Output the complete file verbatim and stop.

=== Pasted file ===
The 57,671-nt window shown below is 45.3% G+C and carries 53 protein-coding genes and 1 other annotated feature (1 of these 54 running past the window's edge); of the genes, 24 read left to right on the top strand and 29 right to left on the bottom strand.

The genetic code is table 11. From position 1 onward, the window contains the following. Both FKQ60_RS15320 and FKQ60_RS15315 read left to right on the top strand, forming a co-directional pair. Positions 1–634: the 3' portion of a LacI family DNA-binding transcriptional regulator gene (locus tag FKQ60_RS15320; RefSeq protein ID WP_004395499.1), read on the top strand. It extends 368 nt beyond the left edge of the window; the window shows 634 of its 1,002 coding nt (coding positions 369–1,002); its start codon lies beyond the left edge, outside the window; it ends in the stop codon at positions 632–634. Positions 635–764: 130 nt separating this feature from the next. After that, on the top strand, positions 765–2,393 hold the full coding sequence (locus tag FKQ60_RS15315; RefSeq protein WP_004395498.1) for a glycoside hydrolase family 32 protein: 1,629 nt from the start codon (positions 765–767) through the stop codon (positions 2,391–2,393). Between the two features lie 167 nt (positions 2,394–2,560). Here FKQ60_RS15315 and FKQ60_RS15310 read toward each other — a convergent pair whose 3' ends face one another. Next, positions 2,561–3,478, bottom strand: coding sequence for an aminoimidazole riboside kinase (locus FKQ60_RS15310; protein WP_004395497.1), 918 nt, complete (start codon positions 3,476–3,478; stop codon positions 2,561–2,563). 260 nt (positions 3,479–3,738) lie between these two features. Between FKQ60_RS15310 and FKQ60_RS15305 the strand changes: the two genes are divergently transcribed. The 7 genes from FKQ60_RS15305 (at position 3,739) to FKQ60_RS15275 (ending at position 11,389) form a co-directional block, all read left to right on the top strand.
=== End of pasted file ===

The 57,671-nt window shown below is 45.3% G+C and carries 53 protein-coding genes and 1 other annotated feature (1 of these 54 running past the window's edge); of the genes, 24 read left to right on the top strand and 29 right to left on the bottom strand.

The genetic code is table 11. From position 1 onward, the window contains the following. Both FKQ60_RS15320 and FKQ60_RS15315 read left to right on the top strand, forming a co-directional pair. Positions 1–634: the 3' portion of a LacI family DNA-binding transcriptional regulator gene (locus tag FKQ60_RS15320; RefSeq protein ID WP_004395499.1), read on the top strand. It extends 368 nt beyond the left edge of the window; the window shows 634 of its 1,002 coding nt (coding positions 369–1,002); its start codon lies beyond the left edge, outside the window; it ends in the stop codon at positions 632–634. Positions 635–764: 130 nt separating this feature from the next. After that, on the top strand, positions 765–2,393 hold the full coding sequence (locus tag FKQ60_RS15315; RefSeq protein WP_004395498.1) for a glycoside hydrolase family 32 protein: 1,629 nt from the start codon (positions 765–767) through the stop codon (positions 2,391–2,393). Between the two features lie 167 nt (positions 2,394–2,560). Here FKQ60_RS15315 and FKQ60_RS15310 read toward each other — a convergent pair whose 3' ends face one another. Next, positions 2,561–3,478, bottom strand: coding sequence for an aminoimidazole riboside kinase (locus FKQ60_RS15310; protein WP_004395497.1), 918 nt, complete (start codon positions 3,476–3,478; stop codon positions 2,561–2,563). 260 nt (positions 3,479–3,738) lie between these two features. Between FKQ60_RS15310 and FKQ60_RS15305 the strand changes: the two genes are divergently transcribed. The 7 genes from FKQ60_RS15305 (at position 3,739) to FKQ60_RS15275 (ending at position 11,389) form a co-directional block, all read left to right on the top strand.